Ford now wants as much as a quarter of its U.S. sales to come from orders.
"Historically it was much lower than that," Lawler said.
Persuading customers to order rather than buy off the dealer lot gives automakers a clearer idea of what they need to build, helping streamline manufacturing and reduce complexity with model variants.
"It's been a blessing in disguise for us from an operations standpoint," Lisa Drake, Ford's North America chief operating officer, said on the Barclays call. "It will help us drive serious cost reductions in the business."
Cutting model variants has become a concern with automakers even before COVID-19 struck as it looked to bolster margins and drive up pricing.
Unglamorous but effective
Focusing on high margin models during the chip crisis has brought that into sharper focus.
"It's not sexy work," Renault Group CEO Luca de Meo told analysts on the automaker's first half earnings call. "We have cleaned up versions that were not working, we have discontinued engines or products in markets where they were not working."
For example, about 85 percent of sales of the new-to-Europe Renault Arkana compact crossover have been in the two highest trim levels, boosting prices by 3,000 to 5,000 euros from the base 29,700 euro model.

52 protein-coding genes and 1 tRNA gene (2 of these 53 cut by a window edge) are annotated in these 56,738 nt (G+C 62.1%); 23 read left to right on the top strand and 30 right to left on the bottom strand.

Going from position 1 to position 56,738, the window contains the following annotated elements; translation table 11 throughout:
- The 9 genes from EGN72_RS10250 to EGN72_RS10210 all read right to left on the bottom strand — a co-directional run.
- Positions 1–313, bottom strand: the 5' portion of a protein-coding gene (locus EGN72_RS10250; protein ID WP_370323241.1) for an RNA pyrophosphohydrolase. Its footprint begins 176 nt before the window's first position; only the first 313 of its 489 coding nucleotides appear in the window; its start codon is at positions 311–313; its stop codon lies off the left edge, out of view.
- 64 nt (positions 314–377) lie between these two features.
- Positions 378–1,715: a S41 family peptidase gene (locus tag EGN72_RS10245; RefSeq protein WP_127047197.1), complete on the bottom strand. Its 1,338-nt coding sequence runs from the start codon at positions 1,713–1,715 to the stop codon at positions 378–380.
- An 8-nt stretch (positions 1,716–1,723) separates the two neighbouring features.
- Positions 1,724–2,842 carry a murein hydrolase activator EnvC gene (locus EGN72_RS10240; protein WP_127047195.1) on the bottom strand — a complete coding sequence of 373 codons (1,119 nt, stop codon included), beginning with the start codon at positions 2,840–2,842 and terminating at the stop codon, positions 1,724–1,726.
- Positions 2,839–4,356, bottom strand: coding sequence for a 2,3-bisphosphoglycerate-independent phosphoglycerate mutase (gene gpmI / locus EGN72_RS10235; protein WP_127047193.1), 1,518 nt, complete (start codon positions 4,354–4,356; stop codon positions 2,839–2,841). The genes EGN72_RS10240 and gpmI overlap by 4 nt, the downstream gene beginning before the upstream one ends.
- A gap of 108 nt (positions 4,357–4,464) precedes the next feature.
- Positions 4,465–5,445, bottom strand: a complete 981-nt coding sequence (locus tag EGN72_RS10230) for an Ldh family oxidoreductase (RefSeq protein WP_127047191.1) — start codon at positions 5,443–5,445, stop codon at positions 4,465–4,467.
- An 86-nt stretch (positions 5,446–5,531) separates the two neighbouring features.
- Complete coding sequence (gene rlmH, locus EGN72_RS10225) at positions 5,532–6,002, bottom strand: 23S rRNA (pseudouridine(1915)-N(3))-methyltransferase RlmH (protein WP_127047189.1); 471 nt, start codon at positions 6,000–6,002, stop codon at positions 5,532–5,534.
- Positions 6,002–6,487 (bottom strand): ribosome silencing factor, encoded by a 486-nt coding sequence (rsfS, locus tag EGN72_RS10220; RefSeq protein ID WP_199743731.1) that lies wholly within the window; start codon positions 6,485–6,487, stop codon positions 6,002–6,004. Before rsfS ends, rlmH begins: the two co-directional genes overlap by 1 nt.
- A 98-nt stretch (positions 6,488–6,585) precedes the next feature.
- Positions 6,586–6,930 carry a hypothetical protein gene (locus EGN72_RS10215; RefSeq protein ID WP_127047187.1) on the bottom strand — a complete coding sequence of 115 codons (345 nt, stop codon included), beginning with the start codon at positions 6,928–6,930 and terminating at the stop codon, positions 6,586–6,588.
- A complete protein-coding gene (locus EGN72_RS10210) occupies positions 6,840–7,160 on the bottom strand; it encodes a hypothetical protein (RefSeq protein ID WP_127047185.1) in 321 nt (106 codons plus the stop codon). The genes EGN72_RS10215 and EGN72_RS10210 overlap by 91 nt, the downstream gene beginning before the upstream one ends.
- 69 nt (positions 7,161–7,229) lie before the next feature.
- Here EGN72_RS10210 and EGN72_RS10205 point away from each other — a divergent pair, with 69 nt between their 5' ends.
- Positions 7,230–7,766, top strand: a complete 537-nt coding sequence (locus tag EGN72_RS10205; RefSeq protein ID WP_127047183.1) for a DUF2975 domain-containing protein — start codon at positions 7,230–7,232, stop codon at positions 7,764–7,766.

Automakers should learn from Tesla, however, when they build up inventories again following the easing of the chip crisis, analyst Houchois said in the Jefferies report.
Jefferies notes that Tesla offers 60 combinations of the Model 3 including different powertrain, paint and option packages, a relatively small number.
VW has worked to reduce variants with the new ID3 electric compact hatchback but still offers 1,120 combinations.
Some of the most complex are combustion-engine vehicles offered by premium automakers. Jefferies gives the example of the BMW 3 Series, which offers 5,760 combinations of the gasoline model and 9,600 for the diesel.
"Now is the time for automakers to cut underperforming trim levels and reduce complexity, something they have pledged to do," Houchois said. "All automakers have committed to not rebuild inventories to historic levels and most dealers we spoke to and surveyed agree that inventory rebuild will be more disciplined."
The first half's mixture of fewer sales at higher margins has also given a push to the idea of dealer reform.
The direct sales model, where the automaker sells the car and dealer becomes their agent, favors pricing discipline and quality of sales, in contrast to the wholesale model that incentivizes the dealer to push metal out of the showrooms at a discount.
Stellantis, for example, liked the faster turnaround time at dealers and reduced distribution costs seen in the first half of the year.
"It's showing us a way of managing the business that is maybe indicative of how we would like to go forward," CFO Palmer said, adding that the company is looking at more direct sales and build-to-order. "All those are on the table to improve our cash conversion," he added.